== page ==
SBG Cleantech, a joint venture between Japan-based solar firm Softbank, Taiwan-based manufacturing services provider Foxconn Technology Group and Indian business conglomerate Bharti Enterprises has won all 350MW capacity in yesterday’s National Solar Mission (NSM) auction in the Indian state of Andhra Pradesh at a tariff of INR 4.63/kWh (US$0.069/kWh).
The bidding took place late into the night and saw Softbank equal SunEdison’s bid from last month for 500MW also at INR 4.63/kWh. At the time SunEdison’s tariff signalled solar approaching grid parity, but also sparked debate about project viability in India.
However yesterday’s result could mean that solar tariffs are likely to stay below five rupees per unit from now on.
The auction results were:
- SBG Cleantech Two (SoftBank) – 4.63
- Yarrow Infrastructure (IndiaBulls) – 4.64
- Azure Power – 4.76
- Reliance CleanGen – 4.88
- ReNew Solar Power – 5.17
- Mira Zavas (Trina) – 5.18
- Marikal Solar Parks (First Solar) – 5.34
Jasmeet Khurana, associate director, consulting, at analyst firm Bridge to India, told PV Tech that the number of developers bidding was lower than other recent auctions due to the “significant” size of the capacity.
He added: “Recent bids show that there are only about 10-12 developers who have the appetite to continuously try and take up large projects at current tariff levels.”
Khurana also said: “SoftBank is surely establishing itself as a serious and competitive player in the market. The company is likely to be a strong contender in the upcoming national bids as well.”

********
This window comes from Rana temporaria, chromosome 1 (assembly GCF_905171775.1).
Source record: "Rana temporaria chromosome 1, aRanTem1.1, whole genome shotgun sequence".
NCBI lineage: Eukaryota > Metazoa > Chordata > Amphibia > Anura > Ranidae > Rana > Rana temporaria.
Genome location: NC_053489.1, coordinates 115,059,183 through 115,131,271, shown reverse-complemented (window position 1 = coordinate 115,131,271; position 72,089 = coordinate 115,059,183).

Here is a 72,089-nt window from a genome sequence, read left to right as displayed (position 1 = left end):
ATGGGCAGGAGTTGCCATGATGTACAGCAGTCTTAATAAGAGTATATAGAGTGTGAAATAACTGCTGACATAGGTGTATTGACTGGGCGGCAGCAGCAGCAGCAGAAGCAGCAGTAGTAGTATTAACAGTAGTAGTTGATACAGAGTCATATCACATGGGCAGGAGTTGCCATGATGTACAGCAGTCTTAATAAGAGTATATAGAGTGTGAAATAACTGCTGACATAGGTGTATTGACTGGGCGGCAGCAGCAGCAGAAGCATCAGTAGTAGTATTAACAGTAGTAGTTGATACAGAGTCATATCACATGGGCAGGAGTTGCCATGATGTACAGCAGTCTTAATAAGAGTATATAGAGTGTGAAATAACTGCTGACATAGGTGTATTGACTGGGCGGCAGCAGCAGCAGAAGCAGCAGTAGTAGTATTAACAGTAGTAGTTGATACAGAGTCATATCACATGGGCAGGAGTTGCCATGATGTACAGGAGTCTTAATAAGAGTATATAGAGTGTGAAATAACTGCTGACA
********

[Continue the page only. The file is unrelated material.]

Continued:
SoftBank created wave sin the Indian soalr sector last summer after announcing its US$20 billion entry in the Indian solar market, which was followed by a host of market entries by large international players.
Meanwhile Yarrow, which narrowly missed out in this auction, was also a serious contender in the previous bid against SunEdison and may enter the market soon. On the other hand, many developers may feel priced out of the NSM and could have to start looking at state-level bids and other opportunities, said Khurana. Bridge to India expected the competition to decrease as the quantum of capacities up for allocation has increased, but this has not been the case so far.
In terms of risk, the Goods and Service Tax (GST), a bill which is being hotly contested between the Government and opposition at present, may impact costs for solar in the future, added Khurana. How the GST will affect solar is unclear, but developers are not accounting for it in their bidding, which could be a risk.
Most solar equipment imports will be from China so there is also some currency fluctuation risk, however, Khurana said the Indian rupee is not currently depreciating much against the Chinese currency.
India’s Government recently released documents revealing it had approved another two solar parks bringing its total to 27 parks at 18.5GW cumulative capacity. Khurana said that with SoftBank and SunEdison winning at these prices, the states are likely to be much more willing to allocate land to solar parks and take the NSM route to attract solar investments.
Furthermore, the government and Distribution comapnies may be buoyed by the results, which bodes well for continued policy support for new allocations across India, said Khurana.
A further 150MW is up for grabs in another Andhra Pradesh solar auction taking place later today.